Presumption of Innocence, Fair Trial and Defence Rights in the European Union: An Analysis of the EU Agency for Fundamental Rights

European Union Agency for Fundamental Rights (FRA), "Presumption of innocence and related rights - Professional perspectives", March 31, 2021

A recent report published by the European Union Agency for Fundamental Rights (FRA) examines how the presumption of innocence and the related rights are applied in practice within the European Union. The survey is based on 123 interviews involving legal practitioners, police officers and journalists and involves nine EU Member States (Austria, Belgium, Bulgaria, Cyprus, Germany, Italy, Lithuania, Poland and Portugal).

The report consists of six thematic chapters, each dedicated to a specific issue relating to the presumption of innocence and the defendant's rights guaranteed by art. 48 of the European Charter of Fundamental Rights and by Directive (EU) 2016/343.

The analysis specifically focuses on the following key points:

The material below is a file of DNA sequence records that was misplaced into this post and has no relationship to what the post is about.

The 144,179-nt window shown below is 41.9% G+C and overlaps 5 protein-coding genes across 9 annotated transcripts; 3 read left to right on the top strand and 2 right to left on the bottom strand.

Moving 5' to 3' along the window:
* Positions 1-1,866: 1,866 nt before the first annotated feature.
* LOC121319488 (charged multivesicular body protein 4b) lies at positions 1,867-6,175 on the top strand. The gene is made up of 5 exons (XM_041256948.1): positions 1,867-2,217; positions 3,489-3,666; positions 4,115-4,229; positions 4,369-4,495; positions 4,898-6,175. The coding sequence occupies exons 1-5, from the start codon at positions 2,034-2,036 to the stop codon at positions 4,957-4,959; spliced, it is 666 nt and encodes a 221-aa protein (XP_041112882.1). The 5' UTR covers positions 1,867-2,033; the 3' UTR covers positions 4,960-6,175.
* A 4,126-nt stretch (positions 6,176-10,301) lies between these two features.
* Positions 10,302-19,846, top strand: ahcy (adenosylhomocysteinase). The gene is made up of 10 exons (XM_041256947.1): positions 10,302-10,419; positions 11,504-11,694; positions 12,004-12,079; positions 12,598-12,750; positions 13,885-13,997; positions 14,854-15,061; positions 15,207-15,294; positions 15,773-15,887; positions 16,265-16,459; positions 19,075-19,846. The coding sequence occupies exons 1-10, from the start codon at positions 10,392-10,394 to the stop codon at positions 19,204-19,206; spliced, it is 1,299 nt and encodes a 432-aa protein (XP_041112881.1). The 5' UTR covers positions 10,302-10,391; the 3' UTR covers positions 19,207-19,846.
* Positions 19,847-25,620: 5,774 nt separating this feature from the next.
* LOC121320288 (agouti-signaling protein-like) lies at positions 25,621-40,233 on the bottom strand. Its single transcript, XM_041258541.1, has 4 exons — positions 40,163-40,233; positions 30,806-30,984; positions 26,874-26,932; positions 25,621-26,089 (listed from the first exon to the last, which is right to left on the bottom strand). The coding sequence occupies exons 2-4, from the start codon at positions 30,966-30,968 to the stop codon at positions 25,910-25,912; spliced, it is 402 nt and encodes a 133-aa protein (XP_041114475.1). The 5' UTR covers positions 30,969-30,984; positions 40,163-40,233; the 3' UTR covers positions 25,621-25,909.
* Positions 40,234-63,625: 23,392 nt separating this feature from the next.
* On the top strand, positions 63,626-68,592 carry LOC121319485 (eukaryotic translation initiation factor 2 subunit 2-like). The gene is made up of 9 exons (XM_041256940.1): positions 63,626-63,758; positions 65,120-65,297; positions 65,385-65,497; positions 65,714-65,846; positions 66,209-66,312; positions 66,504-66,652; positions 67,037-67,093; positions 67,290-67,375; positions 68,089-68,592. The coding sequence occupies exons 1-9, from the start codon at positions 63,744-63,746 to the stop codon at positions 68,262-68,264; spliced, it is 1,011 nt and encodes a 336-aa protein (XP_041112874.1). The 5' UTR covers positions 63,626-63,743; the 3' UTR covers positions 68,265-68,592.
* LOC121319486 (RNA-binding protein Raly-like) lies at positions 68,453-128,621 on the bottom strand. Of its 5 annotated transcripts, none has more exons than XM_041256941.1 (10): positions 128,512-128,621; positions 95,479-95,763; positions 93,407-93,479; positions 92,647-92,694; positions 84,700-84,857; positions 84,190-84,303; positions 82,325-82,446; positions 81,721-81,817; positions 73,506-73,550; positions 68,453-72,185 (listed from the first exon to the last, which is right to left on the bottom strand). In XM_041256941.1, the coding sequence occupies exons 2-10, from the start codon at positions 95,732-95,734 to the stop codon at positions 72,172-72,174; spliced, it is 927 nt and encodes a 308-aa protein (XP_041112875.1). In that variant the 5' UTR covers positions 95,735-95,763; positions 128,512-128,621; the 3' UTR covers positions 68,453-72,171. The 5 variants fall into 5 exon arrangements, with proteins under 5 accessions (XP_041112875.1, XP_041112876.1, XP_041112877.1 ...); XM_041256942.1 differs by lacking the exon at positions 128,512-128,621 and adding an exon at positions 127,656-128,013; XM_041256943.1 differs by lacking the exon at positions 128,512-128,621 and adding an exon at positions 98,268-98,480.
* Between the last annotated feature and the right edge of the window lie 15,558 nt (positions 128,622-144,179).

• Member States should ensure that the presumption of innocence applies to all the defendants regardless of their personal characteristics and individual history, by promoting measures to prevent the influence of biases and prejudices related to their ethnic or social background, gender or other factors;
  • Member States should establish precise rules to ensure that the media representation of the defendant is consistent with the presumption of innocence;
  • the use of restraint or security measure in public should be limited as much as possible, and in any case the defendant should be protected from the public and media gaze;
  • the defense must be ensured adequate powers to investigate and search for evidence, although the burden of proof must lie with the prosecuting and investigating authorities;
  • prosecuting authorities must ensure that any questioning of suspects or accused persons is carried out by the police only after they have been properly informed of their right to remain silent and to not incriminate themselves, and any indirect methods to pressure defendants to provide incriminating evidence must never be used;
  • the prosecuting and judicial authorities should make reasonable efforts to locate defendants whose whereabouts are unknown and to ensure their effective knowledge of the ongoing criminal proceedings, as well as their right to participate in the trial.


To read the report, click here.